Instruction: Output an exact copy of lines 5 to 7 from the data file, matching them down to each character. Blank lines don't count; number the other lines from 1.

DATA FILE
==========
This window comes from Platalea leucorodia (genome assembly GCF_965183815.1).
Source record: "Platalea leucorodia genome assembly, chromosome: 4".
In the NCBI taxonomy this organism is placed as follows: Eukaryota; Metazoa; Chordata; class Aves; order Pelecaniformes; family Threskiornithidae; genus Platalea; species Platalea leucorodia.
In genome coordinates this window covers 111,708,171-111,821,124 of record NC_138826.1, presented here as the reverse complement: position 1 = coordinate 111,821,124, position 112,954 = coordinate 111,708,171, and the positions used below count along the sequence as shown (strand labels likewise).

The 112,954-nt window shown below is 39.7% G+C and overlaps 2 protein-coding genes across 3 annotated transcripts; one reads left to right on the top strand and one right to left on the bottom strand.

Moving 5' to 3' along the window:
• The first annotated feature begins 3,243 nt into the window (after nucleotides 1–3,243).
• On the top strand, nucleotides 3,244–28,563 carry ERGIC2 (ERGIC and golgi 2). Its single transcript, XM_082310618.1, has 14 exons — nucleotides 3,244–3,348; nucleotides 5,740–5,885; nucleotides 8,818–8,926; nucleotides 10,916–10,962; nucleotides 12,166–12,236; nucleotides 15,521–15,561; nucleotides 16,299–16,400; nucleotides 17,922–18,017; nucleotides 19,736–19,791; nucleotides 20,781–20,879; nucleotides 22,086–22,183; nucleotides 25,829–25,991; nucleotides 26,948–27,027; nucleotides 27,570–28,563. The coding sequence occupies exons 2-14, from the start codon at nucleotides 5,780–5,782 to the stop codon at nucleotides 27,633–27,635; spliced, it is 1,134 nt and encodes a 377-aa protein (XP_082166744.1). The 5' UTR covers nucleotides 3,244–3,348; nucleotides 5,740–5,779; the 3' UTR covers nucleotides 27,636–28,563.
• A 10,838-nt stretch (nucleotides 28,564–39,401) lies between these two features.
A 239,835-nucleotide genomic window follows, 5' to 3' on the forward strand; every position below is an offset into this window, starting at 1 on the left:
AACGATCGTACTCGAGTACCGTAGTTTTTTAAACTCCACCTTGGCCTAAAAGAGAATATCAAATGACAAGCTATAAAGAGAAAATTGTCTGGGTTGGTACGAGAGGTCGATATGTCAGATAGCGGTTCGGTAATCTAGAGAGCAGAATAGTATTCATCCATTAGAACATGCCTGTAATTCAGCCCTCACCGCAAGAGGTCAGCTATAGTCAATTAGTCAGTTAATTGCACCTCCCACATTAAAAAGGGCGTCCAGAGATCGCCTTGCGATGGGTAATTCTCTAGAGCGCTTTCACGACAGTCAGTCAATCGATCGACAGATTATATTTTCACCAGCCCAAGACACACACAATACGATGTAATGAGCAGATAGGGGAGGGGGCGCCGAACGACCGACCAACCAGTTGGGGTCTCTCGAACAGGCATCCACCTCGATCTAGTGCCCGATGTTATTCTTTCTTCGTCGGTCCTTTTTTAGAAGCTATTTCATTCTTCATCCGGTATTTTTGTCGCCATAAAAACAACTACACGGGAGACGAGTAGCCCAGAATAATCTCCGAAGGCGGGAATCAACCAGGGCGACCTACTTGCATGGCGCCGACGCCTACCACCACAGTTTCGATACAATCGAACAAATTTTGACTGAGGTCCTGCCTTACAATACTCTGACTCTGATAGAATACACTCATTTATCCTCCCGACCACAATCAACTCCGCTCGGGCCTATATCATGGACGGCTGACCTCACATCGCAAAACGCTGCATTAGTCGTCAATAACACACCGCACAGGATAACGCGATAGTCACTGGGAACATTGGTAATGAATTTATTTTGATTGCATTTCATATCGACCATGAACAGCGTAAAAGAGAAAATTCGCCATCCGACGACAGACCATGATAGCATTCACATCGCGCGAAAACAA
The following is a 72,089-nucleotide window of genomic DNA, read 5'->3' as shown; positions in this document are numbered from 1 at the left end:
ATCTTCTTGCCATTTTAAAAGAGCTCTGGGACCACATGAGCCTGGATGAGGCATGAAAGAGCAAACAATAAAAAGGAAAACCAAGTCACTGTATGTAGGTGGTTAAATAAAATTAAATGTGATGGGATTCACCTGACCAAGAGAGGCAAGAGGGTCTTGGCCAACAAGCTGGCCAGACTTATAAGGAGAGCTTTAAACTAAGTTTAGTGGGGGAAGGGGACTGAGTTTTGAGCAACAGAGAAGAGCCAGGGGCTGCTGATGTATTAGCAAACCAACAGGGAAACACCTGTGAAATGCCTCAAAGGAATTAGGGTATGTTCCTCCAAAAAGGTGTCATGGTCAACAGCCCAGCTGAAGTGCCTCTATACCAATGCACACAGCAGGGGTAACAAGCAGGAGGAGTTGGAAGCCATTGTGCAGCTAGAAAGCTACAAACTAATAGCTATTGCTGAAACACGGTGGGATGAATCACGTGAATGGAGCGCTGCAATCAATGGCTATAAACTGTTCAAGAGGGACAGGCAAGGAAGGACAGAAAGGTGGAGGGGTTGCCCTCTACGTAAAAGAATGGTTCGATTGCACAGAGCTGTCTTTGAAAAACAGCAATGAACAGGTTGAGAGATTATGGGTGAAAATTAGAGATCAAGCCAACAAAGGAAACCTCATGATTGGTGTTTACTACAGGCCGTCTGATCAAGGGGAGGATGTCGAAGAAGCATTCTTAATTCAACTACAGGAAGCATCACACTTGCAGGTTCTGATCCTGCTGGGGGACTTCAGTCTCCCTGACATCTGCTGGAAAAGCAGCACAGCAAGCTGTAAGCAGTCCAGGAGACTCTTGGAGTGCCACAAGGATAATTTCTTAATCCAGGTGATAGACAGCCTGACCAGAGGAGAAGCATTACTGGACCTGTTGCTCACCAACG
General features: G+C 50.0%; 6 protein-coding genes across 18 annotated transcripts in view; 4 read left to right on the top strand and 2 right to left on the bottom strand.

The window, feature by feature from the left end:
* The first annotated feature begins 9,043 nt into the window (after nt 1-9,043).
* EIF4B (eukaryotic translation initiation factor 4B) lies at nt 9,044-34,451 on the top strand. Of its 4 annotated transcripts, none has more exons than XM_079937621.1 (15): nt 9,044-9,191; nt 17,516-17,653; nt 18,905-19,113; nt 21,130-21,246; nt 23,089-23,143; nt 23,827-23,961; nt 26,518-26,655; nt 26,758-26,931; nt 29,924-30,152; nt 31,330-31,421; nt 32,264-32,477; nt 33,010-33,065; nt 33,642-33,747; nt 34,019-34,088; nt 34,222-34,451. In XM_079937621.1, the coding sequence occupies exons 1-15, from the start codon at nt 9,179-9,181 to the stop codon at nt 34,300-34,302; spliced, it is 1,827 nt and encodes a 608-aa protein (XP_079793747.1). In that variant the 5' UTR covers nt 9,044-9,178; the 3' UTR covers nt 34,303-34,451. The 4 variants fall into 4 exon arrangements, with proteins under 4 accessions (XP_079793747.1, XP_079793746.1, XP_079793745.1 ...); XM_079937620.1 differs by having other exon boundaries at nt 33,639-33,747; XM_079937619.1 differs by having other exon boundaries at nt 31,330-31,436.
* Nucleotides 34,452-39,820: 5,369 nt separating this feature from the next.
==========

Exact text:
The 112,954-nt window shown below is 39.7% G+C and overlaps 2 protein-coding genes across 3 annotated transcripts; one reads left to right on the top strand and one right to left on the bottom strand.

Moving 5' to 3' along the window:
• The first annotated feature begins 3,243 nt into the window (after nucleotides 1–3,243).